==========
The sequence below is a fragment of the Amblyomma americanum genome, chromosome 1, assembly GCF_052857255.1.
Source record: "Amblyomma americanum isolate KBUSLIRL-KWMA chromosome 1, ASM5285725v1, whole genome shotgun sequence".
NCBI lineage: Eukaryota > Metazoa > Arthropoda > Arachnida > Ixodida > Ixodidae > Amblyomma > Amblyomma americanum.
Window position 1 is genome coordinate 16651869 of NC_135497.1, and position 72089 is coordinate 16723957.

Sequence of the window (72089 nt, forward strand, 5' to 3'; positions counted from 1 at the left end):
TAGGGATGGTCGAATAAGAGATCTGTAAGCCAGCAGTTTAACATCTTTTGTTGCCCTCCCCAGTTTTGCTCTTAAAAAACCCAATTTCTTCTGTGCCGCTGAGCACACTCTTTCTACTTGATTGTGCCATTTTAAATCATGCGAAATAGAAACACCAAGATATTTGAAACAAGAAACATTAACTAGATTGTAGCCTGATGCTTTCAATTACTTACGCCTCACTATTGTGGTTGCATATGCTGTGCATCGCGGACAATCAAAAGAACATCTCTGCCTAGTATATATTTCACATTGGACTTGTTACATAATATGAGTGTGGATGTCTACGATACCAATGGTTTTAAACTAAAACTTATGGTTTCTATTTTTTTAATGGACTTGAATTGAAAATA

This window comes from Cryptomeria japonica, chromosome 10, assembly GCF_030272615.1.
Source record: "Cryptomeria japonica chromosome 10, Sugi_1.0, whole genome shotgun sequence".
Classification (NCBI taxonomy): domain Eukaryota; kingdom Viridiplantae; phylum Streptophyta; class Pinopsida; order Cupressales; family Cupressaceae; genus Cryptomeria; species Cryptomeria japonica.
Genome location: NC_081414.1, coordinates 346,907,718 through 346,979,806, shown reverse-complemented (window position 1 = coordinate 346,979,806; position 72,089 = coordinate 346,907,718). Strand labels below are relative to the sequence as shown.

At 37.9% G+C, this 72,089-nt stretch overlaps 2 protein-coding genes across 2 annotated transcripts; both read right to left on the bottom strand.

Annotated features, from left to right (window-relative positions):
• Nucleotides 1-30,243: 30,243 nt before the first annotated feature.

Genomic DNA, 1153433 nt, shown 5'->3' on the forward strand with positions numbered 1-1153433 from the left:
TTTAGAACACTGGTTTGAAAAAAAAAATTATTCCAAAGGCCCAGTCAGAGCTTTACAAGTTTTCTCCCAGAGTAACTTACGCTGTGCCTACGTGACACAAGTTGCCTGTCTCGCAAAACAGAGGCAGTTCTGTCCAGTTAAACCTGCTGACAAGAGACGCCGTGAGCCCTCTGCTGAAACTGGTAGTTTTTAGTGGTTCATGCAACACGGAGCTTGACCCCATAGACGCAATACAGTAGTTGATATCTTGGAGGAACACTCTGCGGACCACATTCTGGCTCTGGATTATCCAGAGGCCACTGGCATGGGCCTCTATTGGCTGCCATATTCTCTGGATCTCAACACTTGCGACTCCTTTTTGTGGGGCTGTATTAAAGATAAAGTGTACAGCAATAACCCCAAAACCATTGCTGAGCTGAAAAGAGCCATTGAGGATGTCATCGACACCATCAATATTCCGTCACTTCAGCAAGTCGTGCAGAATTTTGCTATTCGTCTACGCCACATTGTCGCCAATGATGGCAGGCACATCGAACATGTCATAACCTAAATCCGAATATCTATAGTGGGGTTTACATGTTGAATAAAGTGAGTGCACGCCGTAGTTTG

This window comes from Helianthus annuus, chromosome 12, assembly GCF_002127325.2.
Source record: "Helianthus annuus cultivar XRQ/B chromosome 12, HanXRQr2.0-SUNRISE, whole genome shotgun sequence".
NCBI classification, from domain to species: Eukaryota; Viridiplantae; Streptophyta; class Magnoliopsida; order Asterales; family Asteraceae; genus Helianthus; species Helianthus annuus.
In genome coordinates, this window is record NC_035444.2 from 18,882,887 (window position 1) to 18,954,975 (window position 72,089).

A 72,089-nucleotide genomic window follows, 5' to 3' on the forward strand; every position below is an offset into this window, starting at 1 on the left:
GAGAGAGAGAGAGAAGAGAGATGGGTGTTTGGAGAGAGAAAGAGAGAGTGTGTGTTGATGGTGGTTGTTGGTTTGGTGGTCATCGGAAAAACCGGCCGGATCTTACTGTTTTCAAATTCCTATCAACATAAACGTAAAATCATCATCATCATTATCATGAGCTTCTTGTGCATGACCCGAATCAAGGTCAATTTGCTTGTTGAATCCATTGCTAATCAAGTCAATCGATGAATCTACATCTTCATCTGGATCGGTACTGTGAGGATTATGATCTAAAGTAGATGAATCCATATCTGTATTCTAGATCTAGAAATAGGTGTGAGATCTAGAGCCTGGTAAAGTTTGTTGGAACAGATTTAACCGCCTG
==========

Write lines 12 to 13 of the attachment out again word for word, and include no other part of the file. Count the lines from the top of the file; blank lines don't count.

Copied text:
Annotated features, from left to right (window-relative positions):
• Nucleotides 1-30,243: 30,243 nt before the first annotated feature.